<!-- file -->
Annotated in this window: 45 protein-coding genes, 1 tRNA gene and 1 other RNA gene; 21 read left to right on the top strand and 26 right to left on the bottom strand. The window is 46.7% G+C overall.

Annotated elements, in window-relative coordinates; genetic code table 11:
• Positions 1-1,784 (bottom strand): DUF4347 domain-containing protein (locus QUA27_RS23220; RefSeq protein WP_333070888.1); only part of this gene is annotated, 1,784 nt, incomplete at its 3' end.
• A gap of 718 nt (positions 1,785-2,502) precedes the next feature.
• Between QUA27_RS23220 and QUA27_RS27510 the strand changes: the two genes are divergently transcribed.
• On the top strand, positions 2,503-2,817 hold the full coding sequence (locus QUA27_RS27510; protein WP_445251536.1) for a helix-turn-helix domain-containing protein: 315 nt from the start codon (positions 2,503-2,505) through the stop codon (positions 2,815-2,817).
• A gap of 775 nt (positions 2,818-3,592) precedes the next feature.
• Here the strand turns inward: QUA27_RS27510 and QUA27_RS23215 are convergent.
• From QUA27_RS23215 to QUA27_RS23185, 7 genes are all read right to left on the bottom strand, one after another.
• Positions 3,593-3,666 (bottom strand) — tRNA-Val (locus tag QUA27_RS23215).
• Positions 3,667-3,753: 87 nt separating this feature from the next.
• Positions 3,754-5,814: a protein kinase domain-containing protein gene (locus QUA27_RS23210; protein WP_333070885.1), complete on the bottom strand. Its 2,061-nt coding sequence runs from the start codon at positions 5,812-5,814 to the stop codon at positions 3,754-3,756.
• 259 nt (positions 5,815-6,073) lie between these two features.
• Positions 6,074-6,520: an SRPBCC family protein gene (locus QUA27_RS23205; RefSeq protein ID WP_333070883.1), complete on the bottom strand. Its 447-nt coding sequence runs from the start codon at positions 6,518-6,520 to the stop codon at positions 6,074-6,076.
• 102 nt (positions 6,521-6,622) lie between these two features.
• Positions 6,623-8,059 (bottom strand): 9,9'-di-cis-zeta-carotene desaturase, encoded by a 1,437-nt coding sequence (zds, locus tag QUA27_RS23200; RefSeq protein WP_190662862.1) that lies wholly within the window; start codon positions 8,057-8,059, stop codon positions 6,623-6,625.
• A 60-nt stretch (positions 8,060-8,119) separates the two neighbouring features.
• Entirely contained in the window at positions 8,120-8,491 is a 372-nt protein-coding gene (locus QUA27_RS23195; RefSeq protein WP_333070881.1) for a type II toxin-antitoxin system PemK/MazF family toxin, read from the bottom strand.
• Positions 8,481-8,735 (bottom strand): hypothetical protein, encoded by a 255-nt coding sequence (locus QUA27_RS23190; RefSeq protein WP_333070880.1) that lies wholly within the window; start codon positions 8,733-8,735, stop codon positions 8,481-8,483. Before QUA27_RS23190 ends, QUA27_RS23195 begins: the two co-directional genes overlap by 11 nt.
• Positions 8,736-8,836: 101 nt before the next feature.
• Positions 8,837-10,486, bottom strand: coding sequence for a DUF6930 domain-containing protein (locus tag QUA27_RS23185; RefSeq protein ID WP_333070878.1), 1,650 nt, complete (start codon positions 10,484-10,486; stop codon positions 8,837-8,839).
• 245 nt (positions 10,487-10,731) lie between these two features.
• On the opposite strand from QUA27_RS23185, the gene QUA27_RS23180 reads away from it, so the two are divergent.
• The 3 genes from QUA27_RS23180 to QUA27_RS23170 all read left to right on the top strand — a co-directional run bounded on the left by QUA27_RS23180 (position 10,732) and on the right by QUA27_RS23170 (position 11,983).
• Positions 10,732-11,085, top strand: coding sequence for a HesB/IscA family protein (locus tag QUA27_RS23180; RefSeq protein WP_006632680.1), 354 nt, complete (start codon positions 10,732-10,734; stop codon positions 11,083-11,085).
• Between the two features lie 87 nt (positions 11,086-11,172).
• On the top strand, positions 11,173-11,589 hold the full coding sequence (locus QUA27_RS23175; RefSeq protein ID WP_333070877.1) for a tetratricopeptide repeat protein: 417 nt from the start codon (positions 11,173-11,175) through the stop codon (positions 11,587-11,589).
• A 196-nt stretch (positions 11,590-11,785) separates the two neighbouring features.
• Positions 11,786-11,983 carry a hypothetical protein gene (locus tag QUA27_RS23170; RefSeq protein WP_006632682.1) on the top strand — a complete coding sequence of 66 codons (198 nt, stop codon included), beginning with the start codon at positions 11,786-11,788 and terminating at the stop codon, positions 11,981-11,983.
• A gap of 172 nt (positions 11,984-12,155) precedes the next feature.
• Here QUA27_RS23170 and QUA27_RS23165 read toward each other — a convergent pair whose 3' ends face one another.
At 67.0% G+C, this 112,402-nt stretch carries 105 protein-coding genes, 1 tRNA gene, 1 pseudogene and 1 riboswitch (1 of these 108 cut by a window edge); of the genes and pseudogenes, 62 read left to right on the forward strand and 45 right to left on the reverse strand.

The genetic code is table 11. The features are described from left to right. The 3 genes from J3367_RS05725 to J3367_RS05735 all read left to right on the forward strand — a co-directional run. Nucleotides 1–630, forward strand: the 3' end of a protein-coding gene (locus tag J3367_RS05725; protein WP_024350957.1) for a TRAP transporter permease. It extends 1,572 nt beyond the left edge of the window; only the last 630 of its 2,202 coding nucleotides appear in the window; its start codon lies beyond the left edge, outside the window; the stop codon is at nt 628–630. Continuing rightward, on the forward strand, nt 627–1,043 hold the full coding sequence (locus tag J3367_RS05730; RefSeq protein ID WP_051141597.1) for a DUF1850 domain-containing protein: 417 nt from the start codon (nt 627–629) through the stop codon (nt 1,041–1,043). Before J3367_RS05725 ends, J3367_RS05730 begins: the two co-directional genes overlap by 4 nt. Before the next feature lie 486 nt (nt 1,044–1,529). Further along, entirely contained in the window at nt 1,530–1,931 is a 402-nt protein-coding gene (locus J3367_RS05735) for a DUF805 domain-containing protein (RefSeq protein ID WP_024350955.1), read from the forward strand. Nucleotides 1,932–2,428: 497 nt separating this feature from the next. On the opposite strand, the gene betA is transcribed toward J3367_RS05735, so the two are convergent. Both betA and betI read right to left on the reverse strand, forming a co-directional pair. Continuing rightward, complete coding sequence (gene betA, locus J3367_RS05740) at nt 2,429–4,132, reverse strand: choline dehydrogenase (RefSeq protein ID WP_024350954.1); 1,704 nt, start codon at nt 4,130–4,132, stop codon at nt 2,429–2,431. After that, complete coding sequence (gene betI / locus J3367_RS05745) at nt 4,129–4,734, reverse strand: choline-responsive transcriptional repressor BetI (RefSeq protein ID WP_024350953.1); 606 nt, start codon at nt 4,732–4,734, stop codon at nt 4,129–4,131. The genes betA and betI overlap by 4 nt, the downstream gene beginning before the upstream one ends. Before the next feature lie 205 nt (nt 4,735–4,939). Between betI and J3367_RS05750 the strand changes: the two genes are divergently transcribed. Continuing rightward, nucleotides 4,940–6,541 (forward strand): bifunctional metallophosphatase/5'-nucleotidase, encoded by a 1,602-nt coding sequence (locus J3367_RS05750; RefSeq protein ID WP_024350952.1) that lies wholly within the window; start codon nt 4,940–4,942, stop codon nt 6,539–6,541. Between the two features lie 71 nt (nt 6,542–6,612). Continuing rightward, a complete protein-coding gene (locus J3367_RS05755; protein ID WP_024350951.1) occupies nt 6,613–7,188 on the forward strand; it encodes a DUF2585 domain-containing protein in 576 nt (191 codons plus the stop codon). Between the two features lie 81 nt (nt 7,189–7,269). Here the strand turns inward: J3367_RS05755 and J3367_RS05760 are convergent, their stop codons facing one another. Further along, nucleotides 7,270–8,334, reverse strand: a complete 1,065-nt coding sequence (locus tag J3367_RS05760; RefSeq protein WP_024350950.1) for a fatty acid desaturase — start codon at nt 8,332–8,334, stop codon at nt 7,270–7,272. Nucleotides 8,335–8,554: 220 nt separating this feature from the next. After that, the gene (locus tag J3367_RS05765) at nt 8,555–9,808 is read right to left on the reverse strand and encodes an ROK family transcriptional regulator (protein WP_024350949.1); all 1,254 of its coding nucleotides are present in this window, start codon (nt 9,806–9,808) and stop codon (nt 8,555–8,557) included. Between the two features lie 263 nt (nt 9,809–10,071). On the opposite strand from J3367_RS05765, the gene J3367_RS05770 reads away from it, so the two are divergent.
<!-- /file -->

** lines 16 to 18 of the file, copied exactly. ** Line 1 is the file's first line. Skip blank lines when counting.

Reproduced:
• Positions 6,623-8,059 (bottom strand): 9,9'-di-cis-zeta-carotene desaturase, encoded by a 1,437-nt coding sequence (zds, locus tag QUA27_RS23200; RefSeq protein WP_190662862.1) that lies wholly within the window; start codon positions 8,057-8,059, stop codon positions 6,623-6,625.
• A 60-nt stretch (positions 8,060-8,119) separates the two neighbouring features.
• Entirely contained in the window at positions 8,120-8,491 is a 372-nt protein-coding gene (locus QUA27_RS23195; RefSeq protein WP_333070881.1) for a type II toxin-antitoxin system PemK/MazF family toxin, read from the bottom strand.